The country’s second largest producer Republic Cement, a joint venture between CRH and Aboitiz, reported sales growth similar to CEMAP’s one for the first three months of the year. LafargeHolcim, the largest producer, didn’t reveal any figures in its third quarter report but it marked the Philippines as one of its key contributors in the quarter. By contrast, Cemex noted lower growth in its third quarter report at 4% for the nine months to September 2016. It also said that the government transition following the election had slowed cement consumption, especially from infrastructure projects.
The Philippine cement industry is in the enviable position of being in a boom. The kind of problems it has to cope with includes provincial cement shortages, lobbying to increase usage of blended cements, scrutiny of prices by the government and a rise in technical smuggling. Once the new plants and upgrades start becoming operational the true nature of the market should become more apparent. At present it looks likely that DCMI gamble may turn out to be a wise one. The next question will be how many more companies want a piece of the piece too?
Philippines: DMCI Holdings is planning to spend US$180m to build a 1.7Mt/yr cement plant on Semirara Island in the Visayan Islands. The plant will also include a 0.4Mt/yr grinding mill and a captive power plant. DMCI is also planning to build three cement grinding plants in Batangas, Iloilo and Zamboanga, for a cost of US$188m, to give it access to markets throughout the country, according to the Business Mirror newspaper. The plants will be completed by 2020. Victor Limlingan, the managing director of DMCI, said that the company hopes to benefit from the government’s infrastructure spending.
Philippines: Eagle Cement plans to hold the groundbreaking ceremony for its 2Mt/yr plant at Davao on 20 October 2016. The US$300m project is intended to meet demand from infrastructure development near Manila, according to the Philippines News Agency. Ramon S Ang, the owner of Eagle Cement, said that the construction of the plant is part of a plan he announced earlier in 2016 for the cement producer to help support the country's growth while strengthening its position in the industry.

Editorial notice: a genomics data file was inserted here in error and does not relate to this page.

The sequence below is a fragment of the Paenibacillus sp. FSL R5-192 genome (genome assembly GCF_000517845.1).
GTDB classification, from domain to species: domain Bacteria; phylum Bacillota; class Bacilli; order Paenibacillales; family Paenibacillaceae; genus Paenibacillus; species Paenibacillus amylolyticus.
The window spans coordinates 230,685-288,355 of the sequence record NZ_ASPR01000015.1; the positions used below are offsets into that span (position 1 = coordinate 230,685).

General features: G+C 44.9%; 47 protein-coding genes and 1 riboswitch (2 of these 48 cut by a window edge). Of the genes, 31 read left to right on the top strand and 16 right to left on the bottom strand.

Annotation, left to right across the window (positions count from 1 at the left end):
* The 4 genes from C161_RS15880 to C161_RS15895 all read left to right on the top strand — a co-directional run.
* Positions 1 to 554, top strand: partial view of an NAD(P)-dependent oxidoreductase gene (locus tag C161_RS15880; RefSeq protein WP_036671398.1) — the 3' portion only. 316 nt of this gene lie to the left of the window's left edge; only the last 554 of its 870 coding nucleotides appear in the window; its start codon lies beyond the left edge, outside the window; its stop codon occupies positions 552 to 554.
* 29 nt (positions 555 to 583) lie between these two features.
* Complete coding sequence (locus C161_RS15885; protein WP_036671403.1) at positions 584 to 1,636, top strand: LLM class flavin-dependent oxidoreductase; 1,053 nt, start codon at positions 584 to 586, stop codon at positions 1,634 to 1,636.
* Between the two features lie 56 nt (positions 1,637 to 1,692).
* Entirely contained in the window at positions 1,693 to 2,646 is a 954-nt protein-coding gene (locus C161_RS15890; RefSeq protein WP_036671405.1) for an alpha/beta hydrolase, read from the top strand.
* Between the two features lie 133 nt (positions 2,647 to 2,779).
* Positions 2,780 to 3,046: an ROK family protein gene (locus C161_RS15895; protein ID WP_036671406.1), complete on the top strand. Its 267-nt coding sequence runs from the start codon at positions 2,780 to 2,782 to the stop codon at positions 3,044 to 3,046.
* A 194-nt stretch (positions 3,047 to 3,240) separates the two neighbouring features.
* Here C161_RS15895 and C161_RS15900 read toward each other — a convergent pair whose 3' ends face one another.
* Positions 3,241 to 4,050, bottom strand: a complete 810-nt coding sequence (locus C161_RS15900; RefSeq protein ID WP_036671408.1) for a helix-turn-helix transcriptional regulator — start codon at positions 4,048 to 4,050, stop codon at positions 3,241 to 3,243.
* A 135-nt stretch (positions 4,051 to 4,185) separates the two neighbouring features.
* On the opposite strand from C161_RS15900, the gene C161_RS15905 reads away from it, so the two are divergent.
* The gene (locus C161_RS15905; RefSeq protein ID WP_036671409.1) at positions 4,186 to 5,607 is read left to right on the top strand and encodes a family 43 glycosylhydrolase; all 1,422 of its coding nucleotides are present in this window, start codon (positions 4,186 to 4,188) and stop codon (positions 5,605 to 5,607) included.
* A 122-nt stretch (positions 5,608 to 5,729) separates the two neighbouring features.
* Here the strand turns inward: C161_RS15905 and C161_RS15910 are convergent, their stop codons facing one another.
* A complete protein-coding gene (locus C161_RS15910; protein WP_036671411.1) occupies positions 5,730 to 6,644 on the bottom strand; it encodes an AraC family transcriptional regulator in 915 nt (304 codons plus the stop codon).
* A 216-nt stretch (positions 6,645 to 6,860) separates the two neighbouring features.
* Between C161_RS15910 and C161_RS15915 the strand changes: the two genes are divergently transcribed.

Philippines: Cement sales have risen by 10.7% year-on-year to 13.2Mt in the first half of 2016 due to increased government spending on infrastructure and improved private sector involvement in construction. Ernesto Ordoñez, president of the Cement Manufacturers Association of the Philippines, also cited good weather as helping drive up sales, in comments made to the Philippine Daily Inquirer. Private sector construction constitutes 76% of cement sales, while public construction projects use the remaining 24%.
Philippines: Republic Cement is expanding its grinding capacity by over 10% in anticipation of a rise in demand prompted by increased government infrastructure spending. Other planned upgrades include an improved dust collection system at the cement producer’s plant in Bulacan. The company is also considering building new cement plants. Company president Renato C Sunico made the comments to local press at a forum on social housing.
The government of the Philippines has cited public infrastructure as one of its general spending priorities, setting aside US$18.5bn, which is equivalent to 5.4% of gross domestic product, in 2017.
Philippines: The National Consumer Affairs Council (NCAC) has warned that around 150,000 bags of cement being sold might be contaminated with seawater. NCAC chairman Jose Paredes Pepito said the contaminated cement entered stores after a ship carrying cement from Vietnam encountered a leak that caused 6000t of cement to get wet, according to the Philippines Star newspaper. The imported cement is part of a 25,000t shipment of Halong brand cement which was unloaded in La Union in March 2016.
“Besides, re-bagged cement should not be sold unless first tested by the Department of Trade and Industry (DTI). Unfortunately, the DTI does not know the location of the 150,000 bags at this point. In the meantime, the public should be very careful when choosing the cement products that they buy in the local market,” said Pepito. He added that the contaminated cement is considered substandard and dangerous if used for construction.